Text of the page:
Last major update issued on October 28, 2010 at 02:50 UTC.
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The geomagnetic field was quiet on October 27. Solar wind speed ranged between 465 and 553 km/s.
Solar flux measured at 20h UTC on 2.8 GHz was 87.6 (down 2.3 over the last solar rotation). The planetary A index was 4 (STAR Ap - based on the mean of three hour interval ap indices: 4.1). Three hour interval K indices: 11101022 (planetary), 11212121 (Boulder).
The background x-ray flux is at the class A9 level.
At midnight UTC the visible solar disk had 2 spotted regions.
Region 11117 decayed in the trailing spot section and appears to be maturing. Flare: C1.2 at 17:04 UTC.
Spotted regions not numbered by NOAA/SWPC:
[S829] This region emerged in the southwest quadrant on October 27. Location at midnight: S20W45
October 25 and 27: No obviously Earth directed CMEs were seen in LASCO or STEREO
October 26: A CME was observed starting at about 09h UTC following activity near region 11115. Although the CME will probably not reach Earth, there's a chance of a glancing blow.
Coronal hole history (since late October 2002)
Compare today's report to the situation one solar rotation ago: 28 days ago 27 days ago 26 days ago
No obvious coronal holes are currently in or near Earth facing positions. An extension of the southern polar coronal hole rotated across the central meridian on October 27-28 but is likely too far to the south to cause a disturbance.
Image courtesy of SDO (NASA) and the AIA consortium. Annotations are my own. The darkest areas on the solar disk are likely coronal holes.
Long distance low and medium frequency (below 2 MHz) propagation along paths north of due west over high and upper middle latitudes is good. Propagation on long distance northeast-southwest paths is poor to fair.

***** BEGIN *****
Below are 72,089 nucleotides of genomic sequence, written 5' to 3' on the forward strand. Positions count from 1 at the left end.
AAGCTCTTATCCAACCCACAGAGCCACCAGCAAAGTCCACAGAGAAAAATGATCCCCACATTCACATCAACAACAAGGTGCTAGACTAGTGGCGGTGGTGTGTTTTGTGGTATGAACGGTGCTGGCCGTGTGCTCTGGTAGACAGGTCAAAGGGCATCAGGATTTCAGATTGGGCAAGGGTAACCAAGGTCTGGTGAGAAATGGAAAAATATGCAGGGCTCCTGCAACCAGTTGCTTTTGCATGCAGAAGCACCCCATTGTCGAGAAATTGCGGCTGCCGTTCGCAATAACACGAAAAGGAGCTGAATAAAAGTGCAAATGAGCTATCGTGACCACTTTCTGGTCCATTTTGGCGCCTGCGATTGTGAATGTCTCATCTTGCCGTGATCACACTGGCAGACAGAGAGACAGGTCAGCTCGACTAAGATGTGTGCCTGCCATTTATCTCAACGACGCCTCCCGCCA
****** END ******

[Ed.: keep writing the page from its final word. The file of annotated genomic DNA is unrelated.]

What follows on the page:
The geomagnetic field is expected to be quiet on October 28. On October 29-30 there's a chance of unsettled intervals should the CME observed on October 26 reach Earth.
|Coronal holes (1)||Coronal mass ejections (2)||M and X class flares (3)|
1) Effects from a coronal hole could reach Earth
within the next 5 days. When the high speed stream has arrived the
color changes to green.
2) Effects from a CME are likely to be observed at Earth within 96 hours.
3) There is a possibility of either M or X class flares within the next 48 hours.
Green: 0-20% probability, Yellow: 20-60% probability, Red: 60-100% probability.
Compare to the previous day's image
Data for all numbered solar regions according to the Solar Region Summary provided by NOAA/SWPC. Comments are my own, as is the STAR spot count (spots observed at or inside a few hours before midnight) and data for regions not numbered by SWPC or where SWPC has observed no spots. SWPC active region numbers in the table below and in the active region map above are the historic SWPC/USAF numbers.
|Active region||Date numbered||Spot count||Location at midnight||Area||Classification||SDO (NASA) / AIA 4500
|11115||2010.10.15||1||S29W90||0080||HSX||rotated out of view|
|Total spot count:||23||26|
|Month||Average measured solar flux||International sunspot number (SIDC)||Smoothed sunspot number||Average ap
cycle 23 sunspot max.
|2008.07||65.7 (SF minimum)||0.5||2.8 (-0.4)|
|2009.07||68.2||3.2||3.6 (+0.9)||5.49 / 4.55|
|2009.08||67.3||0.0||4.8 (+1.2)||5.70 / 4.89|
|2009.09||70.5||4.3||6.2 (+1.4)||3.88 / 3.61|
|2009.10||72.6||4.8||7.1 (+0.9)||3.66 / 3.56|
|2009.11||73.6||4.1||7.6 (+0.5)||2.45 / 2.63|
|2009.12||76.7||10.8||8.3 (+0.7)||1.41 / 1.92|
|2010.01||81.1||13.2||9.3 (+1.0)||2.93 / 3.07|
|2010.02||84.7||18.8||10.6 (+1.3)||4.15 / 4.61|
|2010.03||83.4||15.4||12.3 (+1.7)||4.58 / 4.65|
|2010.04||75.9||8.0||(13.9 predicted, +1.6)||10.22 / 10.24|
|2010.05||73.8||8.7||(15.2 predicted, +1.3)||9.18 / 8.15|
|2010.06||72.5||13.6||(16.7 predicted, +1.5)||8.17 / 6.85|
|2010.07||79.8||16.1||(18.3 predicted, +1.6)||6.31 / 5.15|
|2010.08||79.2||19.6||(19.5 predicted, +1.2)||8.49 / 7.77|
|2010.09||81.1||25.2||(20.7 predicted, +1.2)||5.33|
|2010.10||81.2 (1)||31.0 (2A) / 35.6 (2B)||(23.1 predicted, +2.4)||(6.55)|
1) Running average based on the
daily 20:00 UTC observed solar flux
value at 2800 MHz.
2A) Current impact on the monthly sunspot number based on the Boulder (NOAA/SWPC) sunspot number (accumulated daily sunspots / month days). The official international sunspot number is typically 30-50% lower. 2B) Month average to date.
3) Running average based on the daily SWPC ap indices. Values in red are based on the official NGDC ap indices.
This report has been prepared by Jan Alvestad. It is based on analysis of data from whatever sources are available at the time the report is prepared. All time references are to the UTC day. Comments and suggestions are always welcome.